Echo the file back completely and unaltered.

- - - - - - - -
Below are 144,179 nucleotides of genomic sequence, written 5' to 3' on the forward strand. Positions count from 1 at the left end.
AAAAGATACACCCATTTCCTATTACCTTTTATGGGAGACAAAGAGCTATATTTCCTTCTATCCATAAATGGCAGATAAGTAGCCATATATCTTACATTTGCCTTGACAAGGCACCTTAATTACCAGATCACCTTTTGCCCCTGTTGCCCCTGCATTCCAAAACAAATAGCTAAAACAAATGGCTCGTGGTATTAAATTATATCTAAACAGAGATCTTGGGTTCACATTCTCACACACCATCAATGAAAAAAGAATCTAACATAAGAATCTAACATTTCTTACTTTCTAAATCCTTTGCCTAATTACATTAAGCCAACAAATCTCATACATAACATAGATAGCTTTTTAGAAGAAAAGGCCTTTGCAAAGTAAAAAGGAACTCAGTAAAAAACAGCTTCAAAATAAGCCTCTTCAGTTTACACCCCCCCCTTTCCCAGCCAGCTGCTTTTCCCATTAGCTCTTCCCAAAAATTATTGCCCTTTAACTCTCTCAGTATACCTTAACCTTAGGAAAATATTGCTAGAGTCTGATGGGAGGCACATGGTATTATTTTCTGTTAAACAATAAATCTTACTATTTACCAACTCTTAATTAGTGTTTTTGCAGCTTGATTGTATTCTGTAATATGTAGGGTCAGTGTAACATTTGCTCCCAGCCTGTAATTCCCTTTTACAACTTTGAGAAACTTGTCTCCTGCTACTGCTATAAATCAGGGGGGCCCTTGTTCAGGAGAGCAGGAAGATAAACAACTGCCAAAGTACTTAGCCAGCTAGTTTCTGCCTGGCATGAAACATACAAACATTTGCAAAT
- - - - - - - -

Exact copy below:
Below are 144,179 nucleotides of genomic sequence, written 5' to 3' on the forward strand. Positions count from 1 at the left end.
AAAAGATACACCCATTTCCTATTACCTTTTATGGGAGACAAAGAGCTATATTTCCTTCTATCCATAAATGGCAGATAAGTAGCCATATATCTTACATTTGCCTTGACAAGGCACCTTAATTACCAGATCACCTTTTGCCCCTGTTGCCCCTGCATTCCAAAACAAATAGCTAAAACAAATGGCTCGTGGTATTAAATTATATCTAAACAGAGATCTTGGGTTCACATTCTCACACACCATCAATGAAAAAAGAATCTAACATAAGAATCTAACATTTCTTACTTTCTAAATCCTTTGCCTAATTACATTAAGCCAACAAATCTCATACATAACATAGATAGCTTTTTAGAAGAAAAGGCCTTTGCAAAGTAAAAAGGAACTCAGTAAAAAACAGCTTCAAAATAAGCCTCTTCAGTTTACACCCCCCCCTTTCCCAGCCAGCTGCTTTTCCCATTAGCTCTTCCCAAAAATTATTGCCCTTTAACTCTCTCAGTATACCTTAACCTTAGGAAAATATTGCTAGAGTCTGATGGGAGGCACATGGTATTATTTTCTGTTAAACAATAAATCTTACTATTTACCAACTCTTAATTAGTGTTTTTGCAGCTTGATTGTATTCTGTAATATGTAGGGTCAGTGTAACATTTGCTCCCAGCCTGTAATTCCCTTTTACAACTTTGAGAAACTTGTCTCCTGCTACTGCTATAAATCAGGGGGGCCCTTGTTCAGGAGAGCAGGAAGATAAACAACTGCCAAAGTACTTAGCCAGCTAGTTTCTGCCTGGCATGAAACATACAAACATTTGCAAAT